Interestingly enough, Moses’ request was granted more fully during Jesus’ life on Earth. Jesus was up on a mountain with a couple of disciples He was really close to. He then “transfigured,” as Matthew, Mark, and Luke describe it in their recounting of Jesus’ life and ministry. As Jesus’ appearance changed and He became essentially illuminated, Moses and Elijah appeared. Moses was right there in the midst of God’s glory.
This is all truly remarkable but isn’t even the best part. As Peter, John, and James go from nodding off to fully awake (see Luke’s account, above), Peter speaks up and suggests building a shelter for them to hang out in. At this point, God Himself speaks from a cloud and says, “This is my son, whom I have chosen; listen to him.” This encounter with God’s glory pointed the disciples to Jesus and made it clear that Jesus was the Son of God and that they should listen to Him. As we consider God’s glory this week, let’s also listen to God’s instructions to listen to Jesus.
For God, who said, “Let light shine out of darkness,” made his light shine in our hearts to give us the light of the knowledge of God’s glory displayed in the face of Christ.” - 2 Corinthians 4:6 (NIV)
I watched a fascinating show the other night about our universe. To say it was amazing is an understatement. Supernovas and black holes are far from my expertise, but it was incredible to hear astrophysicists describe what has been discovered to date, as well as theories about far off galaxies and their current activity. The vast expanse of the universe and the study of it revealed astounding scientific brilliance.
As the show went on, they hypothesized about the origin and beginning point of our universe. For all that is known scientifically, there is much that is unknown. As I watched some of the most brilliant minds of the western world pontificate, I wondered why they would see all of this complexity and power and not recognize a grand design and designer. I don’t say that arrogantly, rather compassionately. For all the glory that the universe reveals, the question is begged, How did all of this get here? Who/what was the originator? How did the matter and gas involved in the formation of the universe appear? From a very young age, I have firmly believed that God did indeed create the heavens and the earth. It’s Him, God, who created all that is known and unknown in the universe.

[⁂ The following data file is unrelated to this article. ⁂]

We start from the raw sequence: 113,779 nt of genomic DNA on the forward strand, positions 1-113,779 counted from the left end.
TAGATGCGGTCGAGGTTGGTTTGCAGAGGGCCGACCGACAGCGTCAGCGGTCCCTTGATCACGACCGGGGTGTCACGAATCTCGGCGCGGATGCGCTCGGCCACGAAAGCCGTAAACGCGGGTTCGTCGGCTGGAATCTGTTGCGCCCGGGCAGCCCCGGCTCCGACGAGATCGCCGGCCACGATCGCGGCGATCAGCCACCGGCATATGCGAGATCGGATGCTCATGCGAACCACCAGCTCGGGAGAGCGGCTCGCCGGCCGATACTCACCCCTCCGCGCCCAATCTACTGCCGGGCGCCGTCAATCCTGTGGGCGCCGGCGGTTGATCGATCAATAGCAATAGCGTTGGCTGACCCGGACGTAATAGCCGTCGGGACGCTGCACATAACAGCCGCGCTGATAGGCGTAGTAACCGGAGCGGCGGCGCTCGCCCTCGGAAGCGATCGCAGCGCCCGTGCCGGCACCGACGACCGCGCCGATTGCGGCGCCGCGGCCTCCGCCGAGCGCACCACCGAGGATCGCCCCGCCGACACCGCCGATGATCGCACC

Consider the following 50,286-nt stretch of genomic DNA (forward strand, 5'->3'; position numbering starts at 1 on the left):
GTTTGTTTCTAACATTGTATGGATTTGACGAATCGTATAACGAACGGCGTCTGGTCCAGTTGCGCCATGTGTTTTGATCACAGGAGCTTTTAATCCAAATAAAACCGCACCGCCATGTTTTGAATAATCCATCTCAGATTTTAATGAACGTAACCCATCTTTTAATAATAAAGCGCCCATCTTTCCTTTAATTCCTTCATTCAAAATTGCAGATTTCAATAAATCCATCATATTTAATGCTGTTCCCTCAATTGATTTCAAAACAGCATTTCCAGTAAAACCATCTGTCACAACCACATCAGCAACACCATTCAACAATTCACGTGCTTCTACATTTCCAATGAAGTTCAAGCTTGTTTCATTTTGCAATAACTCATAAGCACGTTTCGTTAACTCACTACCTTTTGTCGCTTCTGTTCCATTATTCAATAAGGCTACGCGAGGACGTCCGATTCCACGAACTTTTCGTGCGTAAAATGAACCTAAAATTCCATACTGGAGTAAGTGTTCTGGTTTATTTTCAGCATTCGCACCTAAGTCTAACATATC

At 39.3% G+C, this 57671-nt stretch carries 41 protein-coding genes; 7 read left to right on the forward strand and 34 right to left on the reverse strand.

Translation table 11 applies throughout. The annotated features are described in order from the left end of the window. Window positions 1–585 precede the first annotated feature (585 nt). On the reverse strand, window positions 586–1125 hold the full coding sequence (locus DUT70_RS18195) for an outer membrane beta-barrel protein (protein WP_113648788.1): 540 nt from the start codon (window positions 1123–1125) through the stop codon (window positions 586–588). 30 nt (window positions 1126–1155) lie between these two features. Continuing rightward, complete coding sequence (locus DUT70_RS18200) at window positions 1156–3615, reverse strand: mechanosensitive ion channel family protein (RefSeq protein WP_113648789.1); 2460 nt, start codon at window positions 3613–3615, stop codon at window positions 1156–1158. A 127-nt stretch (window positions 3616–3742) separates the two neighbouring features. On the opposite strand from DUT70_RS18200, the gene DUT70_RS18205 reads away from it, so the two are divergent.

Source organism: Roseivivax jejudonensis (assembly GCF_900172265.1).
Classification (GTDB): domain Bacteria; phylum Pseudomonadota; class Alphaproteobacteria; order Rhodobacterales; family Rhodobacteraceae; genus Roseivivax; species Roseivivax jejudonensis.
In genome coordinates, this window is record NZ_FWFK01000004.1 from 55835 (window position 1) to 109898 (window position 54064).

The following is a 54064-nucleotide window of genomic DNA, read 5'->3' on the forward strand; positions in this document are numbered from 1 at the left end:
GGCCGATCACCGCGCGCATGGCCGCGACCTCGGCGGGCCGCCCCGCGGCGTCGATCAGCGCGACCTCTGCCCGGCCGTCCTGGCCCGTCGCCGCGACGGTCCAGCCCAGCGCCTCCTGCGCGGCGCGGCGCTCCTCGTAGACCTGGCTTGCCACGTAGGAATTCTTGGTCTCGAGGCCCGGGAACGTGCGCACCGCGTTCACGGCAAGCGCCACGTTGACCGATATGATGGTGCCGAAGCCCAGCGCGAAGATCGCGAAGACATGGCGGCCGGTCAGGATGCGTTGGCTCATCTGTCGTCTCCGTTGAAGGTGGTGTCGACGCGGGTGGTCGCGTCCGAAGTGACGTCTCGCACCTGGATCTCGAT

God’s glory is on display in our planet, our solar system, and our Milky Way galaxy (solid candy bar too, by the way). As we recognize God’s glory on display, let’s give Him credit for it and use it to fuel our worship of Him.
...whatever you do, do it all for the glory of God. - 1 Corinthians 10:31 (NIV)
I was in a conversation with some pastors the other day about people we know and dearly love who live with destructive addictions. While we lamented just how difficult and almost impossible it is to help, we concluded that we are all capable of addictive tendencies. In reality, all humans have a draw toward destructive things.
As many brilliant Christian thinkers have described, from Pascal to Lewis, there is a longing in our lives that will never be filled by temporary things. In other words, the deepest longings of our hearts lead us to realize we were made for something more glorious than can be satisfied here in the temporary. We pursue so many things of limited worth and vanishing glory because we long to be fulfilled. Nothing but the glory of God and His goodness will ever satisfy.
The Westminster Catechism was developed in the mid-1600s by the Church of England, and it includes a powerful statement of faith. It states, “Man’s chief end is to glorify God, and enjoy him forever.” Our ultimate purpose is to glorify God and, in glorifying God, our lives will find true joy. In the words of the apostle Paul, “So whether you eat or drink or whatever you do, do it all for the glory of God.” (1 Corinthians 10:31) When we use our lives to bring glory to God, we will be satisfied. Jesus said it this way: “Whoever finds his life will lose it, and whoever loses his life for my sake will find it.” (Matthew 10:39)
May we lose our lives for the sake of Jesus and, in doing so, find ourselves fulfilled in the glorification of our great and glorious Creator, God.